On the road with the red god
By Sushma Joshi
KATHMANDU, Nepal, 2 May 2004 (Nation Weekly) — The sight of a priest proudly displaying a tiny vest at the bhoto-display festival has been etched into our national consciousness. Why this little vest became of cardinal importance for our national imaginary is beyond the scope of this article - there are probably a dozen anthropologists who can explain this much better. What this article can do is speculate on "On the road with the Red God: Macchendranath", a new film recently made by Kesang Tseten, where he takes a hundred and ten hours of footage of various acts of human ingenuity and devotion to what seems like a lost cause — namely, the construction of an unwieldy hundred foot chariot that gets tangled up in the electric wires of the city of Patan and tilts drunkenly as it is dragged and pushed and pulled by enthusiasts across flood-washed roads every twelve years, and where men get roaring drunk and get into fights all the way from Bungmati to Patan, and then repeat the process all the way back.
Behind the vest rests a red god, known as the Red Macchendranath. This is the divinity worthy of all that work — painters, artisans, rope-makers and carpenters donate days of their time to build him that sky-high vehicle. Thought to be a manifestation of Avalokiteswor, the Buddha of Compassion by some, and Shiva by others, the Red Macchendranath (and his shiny vest) enjoy a popular cult following. While we have all seen this god in one form or another — postcard, photograph, television appearance, or real-life presence — what is not clear to most Valley residents is why this god in general, and his festival in particular, took on such national significance.
Tseten's film, by carefully documenting the entire process from the beginning, brings us a rare behind-the-scene glimpse of a production involving uncountable actors and decision-makers, from the guthis of Bungmati and Patan to the hundreds of people who materialize to drag the chariot back and forth between the two cities. "You can't coax people to come out for the other festivals, but during the Rato Macchendranath festival, all these people just appear out of the woodworks," one man says wonderingly in the documentary.
The festival can appear, on first sight, to be a classic excuse to get drunk and get into a good fight. Buff young men fight each other to get on the prow-shaped steering brake (yoke or beam). The ousted men are unceremoniously pulled off. Acrimonious exchanges involving everything from the division of meat to the dogs (another form of Bhairav) at one aspect of the festival, to the assigned blame for the tilting of the chariot in another, is apparent. Scenes of conflict abound, and after a while you begin to wonder how people even manage to get that goddamn chariot upright, let alone drag it all the way from Bungmati to Patan.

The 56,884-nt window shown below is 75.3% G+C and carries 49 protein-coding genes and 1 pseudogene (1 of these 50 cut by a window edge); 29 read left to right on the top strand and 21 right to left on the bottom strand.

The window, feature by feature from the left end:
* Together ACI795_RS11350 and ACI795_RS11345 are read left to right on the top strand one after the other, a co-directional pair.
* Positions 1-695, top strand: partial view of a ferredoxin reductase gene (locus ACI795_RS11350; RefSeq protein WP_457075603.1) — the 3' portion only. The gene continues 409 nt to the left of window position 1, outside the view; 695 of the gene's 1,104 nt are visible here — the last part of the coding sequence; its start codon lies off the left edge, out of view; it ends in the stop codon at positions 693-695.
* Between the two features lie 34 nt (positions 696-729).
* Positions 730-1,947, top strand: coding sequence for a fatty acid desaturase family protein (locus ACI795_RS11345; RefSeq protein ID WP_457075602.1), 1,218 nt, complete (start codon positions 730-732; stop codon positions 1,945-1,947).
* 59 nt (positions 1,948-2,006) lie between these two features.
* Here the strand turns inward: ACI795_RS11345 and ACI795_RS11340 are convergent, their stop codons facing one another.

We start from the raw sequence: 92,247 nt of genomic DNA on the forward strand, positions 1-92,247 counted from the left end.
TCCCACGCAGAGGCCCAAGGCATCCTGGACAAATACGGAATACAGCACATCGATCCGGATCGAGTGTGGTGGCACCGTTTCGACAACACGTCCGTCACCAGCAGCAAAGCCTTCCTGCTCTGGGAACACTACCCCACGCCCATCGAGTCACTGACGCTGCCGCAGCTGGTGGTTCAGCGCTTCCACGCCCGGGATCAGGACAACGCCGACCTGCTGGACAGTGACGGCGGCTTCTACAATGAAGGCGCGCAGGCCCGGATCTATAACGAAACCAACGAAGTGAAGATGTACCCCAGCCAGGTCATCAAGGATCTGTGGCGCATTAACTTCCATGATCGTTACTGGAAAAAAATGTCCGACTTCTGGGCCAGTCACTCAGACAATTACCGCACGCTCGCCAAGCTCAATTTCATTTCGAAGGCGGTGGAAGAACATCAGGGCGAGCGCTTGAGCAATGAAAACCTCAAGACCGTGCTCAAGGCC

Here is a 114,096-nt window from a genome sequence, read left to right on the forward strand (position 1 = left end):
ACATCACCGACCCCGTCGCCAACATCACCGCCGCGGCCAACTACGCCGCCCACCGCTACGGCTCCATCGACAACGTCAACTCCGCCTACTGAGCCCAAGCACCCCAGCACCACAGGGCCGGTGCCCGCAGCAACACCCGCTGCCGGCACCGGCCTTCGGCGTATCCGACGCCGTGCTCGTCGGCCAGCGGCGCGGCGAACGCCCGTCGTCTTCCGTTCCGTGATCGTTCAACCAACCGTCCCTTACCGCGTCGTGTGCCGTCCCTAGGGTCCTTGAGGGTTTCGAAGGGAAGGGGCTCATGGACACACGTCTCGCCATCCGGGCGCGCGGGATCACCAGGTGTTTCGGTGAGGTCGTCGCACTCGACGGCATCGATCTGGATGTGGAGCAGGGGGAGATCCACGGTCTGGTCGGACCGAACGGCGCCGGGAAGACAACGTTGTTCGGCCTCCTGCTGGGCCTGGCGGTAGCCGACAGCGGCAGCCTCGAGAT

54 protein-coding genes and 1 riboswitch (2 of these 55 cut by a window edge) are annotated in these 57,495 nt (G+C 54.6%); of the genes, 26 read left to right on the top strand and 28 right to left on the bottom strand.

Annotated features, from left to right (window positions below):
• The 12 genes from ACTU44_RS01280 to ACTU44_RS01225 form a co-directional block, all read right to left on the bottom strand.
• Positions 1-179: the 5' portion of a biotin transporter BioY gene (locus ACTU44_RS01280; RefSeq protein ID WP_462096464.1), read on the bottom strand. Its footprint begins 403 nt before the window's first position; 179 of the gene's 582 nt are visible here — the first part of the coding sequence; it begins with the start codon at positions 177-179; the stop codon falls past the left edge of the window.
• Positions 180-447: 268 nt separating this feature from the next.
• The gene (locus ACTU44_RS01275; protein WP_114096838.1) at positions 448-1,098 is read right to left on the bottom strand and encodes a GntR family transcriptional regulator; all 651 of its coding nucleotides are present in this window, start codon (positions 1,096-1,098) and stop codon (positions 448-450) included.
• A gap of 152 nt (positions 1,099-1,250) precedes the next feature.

If the chariot falls down and touches the ground, bad things happens. Kings can die, royal families can get massacred, and the guthi people can mysteriously sicken and die in mass numbers. It also has to be rebuild anew in the event of such a calamity. So there rests a level of national responsibility amongst all the people involved in the venture. Some measure of co-operation amongst all the different people — from the men who run alongside and swiftly put a piece of wood in-between the wooden wheels to brake their impact, to the men perched on top who give the navigational directions, to the buff young men doing the steering, to the hundreds of volunteers who pull the ropes — has to exist. And don't forget the women who brew all that potent alcohol.
After a while, the seeming chaos and loose organisation takes on a logic of its own. In spite of the overt conflict, while gets hashed out at every level, it is apparent that the co-operative nature of Newar society remains the core spirit that guides the enterprise. While it started out as a local Newari festival, the discourse makes it clear that all Nepalis think of the festival as their own. When the chariot finally makes it into Durbar Square in Hanuman Dhoka, the level of mass participation and work involved in the process comes to fruition. When the priest takes out that tiny vest and displays it so proudly to the country, he is not just taking out a medieval garment — he is also taking out the symbol of a process in which, inspite of the conflict that exists at every level of society, the spirit of co-operation again triumphed over small differences and created a structure in which such a mind-bogglingly complicated event could take place.
In both a literal and a symbolic level, the festival is an analogy of any large structure — i.e.; our nation-state. Conflict exists at all levels in every organisation. The trick is to find a way to resolve it without major calamity. Tseten, by actively editing footage to show the reality of conflict and its day to day resolution, follows more than a chariot. He is following the god behind that vest — the god of compassion that can allow society made up of a diverse and heterogeneous group of people to come together and work on a national project without getting crushed.